The available professional reviews for the A15 are pretty stellar. T3 gave the speaker a rating of 5 out of 5 stars and its Platinum Award recommendation badge, calling it "a portable multiroom speaker that sounds just as good as it looks." LB Tech Reviews, meanwhile, gave it 6 out of 6 stars, praising the A15's "rich and warm sound," with strong performance across bass, treble, and midrange frequencies. Overall, the Audio Pro A15 appears to be about as on the nose a direct competitor as you could hope for, attempting to meet the Sonos Move 2 as closely as possible on features while undercutting its price point significantly.

Bose SoundLink Micro portable Bluetooth speaker

Finding an alternative to the Sonos Roam is dependent on what features you're trying to copy and how far you're looking to go below its price point. Audio Pro has the Addon C3 as its only portable multi-room speaker besides the A15, for example, but it doesn't come close to emulating the form factor of the Roam, which is small enough for most adults to hold in one hand. The competitor that ticks the most boxes, then, while also coming in at a lower price, would be the Bose SoundLink Micro, which retails for $119 but is often on sale for $100 or less. (Yes, in this specific instance, it made sense to put a Bose product on a "budget-friendly" list.)

Not only is it a well-regarded hyper-portable Bluetooth speaker, but despite not having Wi-Fi functionality, the SoundLink Micro still manages to offer limited multi-room and stereo pairing functionality similar to that of Sonos-style speakers. Oh, and it's got an IP67 rating, meaning it's dust-tight and protected from being submersed in water for 30 minutes at a depth of one meter.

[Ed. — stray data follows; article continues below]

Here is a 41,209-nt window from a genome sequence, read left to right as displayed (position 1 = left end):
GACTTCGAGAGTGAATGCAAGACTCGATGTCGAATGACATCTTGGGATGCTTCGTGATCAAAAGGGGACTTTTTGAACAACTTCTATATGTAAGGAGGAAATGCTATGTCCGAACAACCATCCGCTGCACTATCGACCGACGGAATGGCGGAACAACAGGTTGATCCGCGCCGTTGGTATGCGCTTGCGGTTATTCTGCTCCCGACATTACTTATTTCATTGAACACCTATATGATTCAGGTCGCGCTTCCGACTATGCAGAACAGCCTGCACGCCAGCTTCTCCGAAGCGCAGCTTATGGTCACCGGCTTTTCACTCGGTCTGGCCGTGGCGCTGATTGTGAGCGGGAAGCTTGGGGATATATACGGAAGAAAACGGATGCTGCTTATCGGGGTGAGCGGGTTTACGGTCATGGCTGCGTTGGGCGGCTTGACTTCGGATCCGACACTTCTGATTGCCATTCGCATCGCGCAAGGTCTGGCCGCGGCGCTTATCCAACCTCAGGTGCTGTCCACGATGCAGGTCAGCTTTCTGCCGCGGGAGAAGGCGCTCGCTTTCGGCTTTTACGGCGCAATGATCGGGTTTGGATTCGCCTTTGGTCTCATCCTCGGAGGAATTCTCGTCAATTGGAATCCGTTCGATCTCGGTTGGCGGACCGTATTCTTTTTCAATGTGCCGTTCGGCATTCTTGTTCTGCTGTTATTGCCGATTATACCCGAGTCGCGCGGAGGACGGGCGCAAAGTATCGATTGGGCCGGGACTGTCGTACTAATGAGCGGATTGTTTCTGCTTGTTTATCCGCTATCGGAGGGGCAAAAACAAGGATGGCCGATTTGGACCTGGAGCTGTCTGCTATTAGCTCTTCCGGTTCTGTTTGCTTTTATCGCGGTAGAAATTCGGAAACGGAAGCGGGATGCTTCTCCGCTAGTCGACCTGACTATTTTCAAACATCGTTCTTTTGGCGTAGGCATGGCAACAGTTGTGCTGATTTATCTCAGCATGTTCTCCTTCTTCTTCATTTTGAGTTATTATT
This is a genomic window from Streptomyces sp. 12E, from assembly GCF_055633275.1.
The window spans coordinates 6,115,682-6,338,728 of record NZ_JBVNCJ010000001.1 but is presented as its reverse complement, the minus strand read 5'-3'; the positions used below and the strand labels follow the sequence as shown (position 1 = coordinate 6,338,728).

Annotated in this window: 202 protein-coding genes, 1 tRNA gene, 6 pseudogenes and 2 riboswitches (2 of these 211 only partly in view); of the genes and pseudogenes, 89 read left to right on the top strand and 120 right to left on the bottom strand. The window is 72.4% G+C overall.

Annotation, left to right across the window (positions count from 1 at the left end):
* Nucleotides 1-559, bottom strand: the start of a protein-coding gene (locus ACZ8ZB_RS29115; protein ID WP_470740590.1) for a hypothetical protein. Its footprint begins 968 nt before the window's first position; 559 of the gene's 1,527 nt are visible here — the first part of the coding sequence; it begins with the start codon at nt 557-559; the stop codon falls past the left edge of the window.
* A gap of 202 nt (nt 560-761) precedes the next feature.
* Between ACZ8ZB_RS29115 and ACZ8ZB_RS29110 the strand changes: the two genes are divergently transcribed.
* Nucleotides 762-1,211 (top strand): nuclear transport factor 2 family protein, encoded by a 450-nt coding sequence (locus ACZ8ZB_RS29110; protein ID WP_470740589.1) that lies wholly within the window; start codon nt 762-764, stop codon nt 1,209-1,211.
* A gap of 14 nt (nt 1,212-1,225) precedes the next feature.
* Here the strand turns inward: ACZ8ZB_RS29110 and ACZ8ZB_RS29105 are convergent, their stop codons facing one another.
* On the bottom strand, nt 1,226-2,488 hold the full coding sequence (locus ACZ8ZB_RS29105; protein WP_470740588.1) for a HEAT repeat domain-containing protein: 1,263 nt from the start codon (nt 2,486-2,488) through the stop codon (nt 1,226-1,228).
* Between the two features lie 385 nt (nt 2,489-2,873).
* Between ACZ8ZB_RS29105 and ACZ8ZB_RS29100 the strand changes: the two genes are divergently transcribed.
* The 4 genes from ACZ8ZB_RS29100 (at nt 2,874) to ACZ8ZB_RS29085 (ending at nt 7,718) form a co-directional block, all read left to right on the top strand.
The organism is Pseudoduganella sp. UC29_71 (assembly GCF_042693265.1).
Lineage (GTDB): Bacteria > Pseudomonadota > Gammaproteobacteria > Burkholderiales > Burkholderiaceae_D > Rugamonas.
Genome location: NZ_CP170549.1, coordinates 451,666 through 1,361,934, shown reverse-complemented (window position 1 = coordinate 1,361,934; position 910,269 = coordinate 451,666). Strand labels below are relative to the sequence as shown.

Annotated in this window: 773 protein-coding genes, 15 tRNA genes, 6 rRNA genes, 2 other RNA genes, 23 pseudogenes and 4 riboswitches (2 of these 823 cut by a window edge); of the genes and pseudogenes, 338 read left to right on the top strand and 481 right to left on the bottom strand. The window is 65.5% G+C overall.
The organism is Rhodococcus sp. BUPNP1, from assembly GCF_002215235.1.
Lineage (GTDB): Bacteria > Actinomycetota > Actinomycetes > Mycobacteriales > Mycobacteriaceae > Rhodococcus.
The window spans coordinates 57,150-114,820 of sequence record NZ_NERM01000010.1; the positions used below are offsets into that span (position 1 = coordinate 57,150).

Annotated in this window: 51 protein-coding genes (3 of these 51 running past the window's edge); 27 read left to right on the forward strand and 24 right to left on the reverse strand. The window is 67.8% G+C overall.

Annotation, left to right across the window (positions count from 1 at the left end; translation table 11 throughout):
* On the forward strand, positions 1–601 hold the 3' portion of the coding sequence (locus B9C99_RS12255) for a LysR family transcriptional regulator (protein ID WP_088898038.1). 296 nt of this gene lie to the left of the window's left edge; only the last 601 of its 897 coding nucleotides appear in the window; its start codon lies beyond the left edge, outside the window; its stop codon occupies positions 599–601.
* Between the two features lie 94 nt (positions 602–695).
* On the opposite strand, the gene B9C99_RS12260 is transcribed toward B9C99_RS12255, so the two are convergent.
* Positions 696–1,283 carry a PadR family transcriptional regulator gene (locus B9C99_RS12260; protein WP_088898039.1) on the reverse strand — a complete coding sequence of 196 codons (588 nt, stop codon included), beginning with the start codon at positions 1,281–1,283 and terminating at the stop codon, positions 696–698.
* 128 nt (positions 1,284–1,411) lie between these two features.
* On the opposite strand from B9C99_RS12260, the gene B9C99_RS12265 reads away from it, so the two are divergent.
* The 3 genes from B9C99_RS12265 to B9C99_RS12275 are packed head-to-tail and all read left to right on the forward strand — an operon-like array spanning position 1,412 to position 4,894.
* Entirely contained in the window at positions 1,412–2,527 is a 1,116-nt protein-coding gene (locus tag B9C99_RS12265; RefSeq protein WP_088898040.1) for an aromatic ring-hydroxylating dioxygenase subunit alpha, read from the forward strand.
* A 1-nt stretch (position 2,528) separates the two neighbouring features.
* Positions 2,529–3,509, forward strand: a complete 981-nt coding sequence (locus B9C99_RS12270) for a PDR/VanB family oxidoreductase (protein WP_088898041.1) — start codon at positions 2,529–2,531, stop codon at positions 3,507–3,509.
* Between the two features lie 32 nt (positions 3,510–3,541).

Professional reviews of the Bose SoundLink Micro are very positive, generally reflecting a consensus that it sounds bigger than it looks and is incredibly durable. PCMag gave it a 4 out of 5 rating, calling it "certainly one of the better-sounding speakers we've tested in its size category." TechHive gave it the same score, as did Trusted Reviews and (effectively) CNET, which gave it an 8.3 out of 10.


Tackling this was tricky at first, because the products that are designed to compete with Sonos speakers with their signature multi-room and whole home functionality are not priced to undercut Sonos at all. At each tier — mono speaker, small stereo speaker, and larger stereo speaker — you can expect to pay a comparable price to what you'd pay for the Sonos equivalent. Even Audio Pro, which undercut the portable Sonos speakers, prices its Sonos Era 100 counterpart, the A10 MKII, at the same $249 MSRP. As a result, we couldn't provide any explicit "budget-friendly alternatives," though the additional features of some competitors, like hi-res support, may make them a better value for some consumers.

For the soundbars and portable speakers, we mined professional reviews to find a consensus on the quality of each speaker. Most of these are high-profile enough that the reviews weren't difficult to find. When applicable, speakers that appeared on a list of Sonos alternatives on a site that does professional reviews also helped, and what was pointed us in the direction of the Audio Pro A15 as a fully featured Sonos Move 2 alternative as opposed to just another portable Bluetooth speaker. With the Bose SoundLink Micro, the fact that the writer of this article owns a different SoundLink speaker (the seemingly discontinued SoundLink Color II) pointed us in the direction of its surprising multi-room functionality. So, with the SoundLink Micro being suitably tiny as a Roam competitor and well-reviewed, it made a lot of sense for it to close out this list.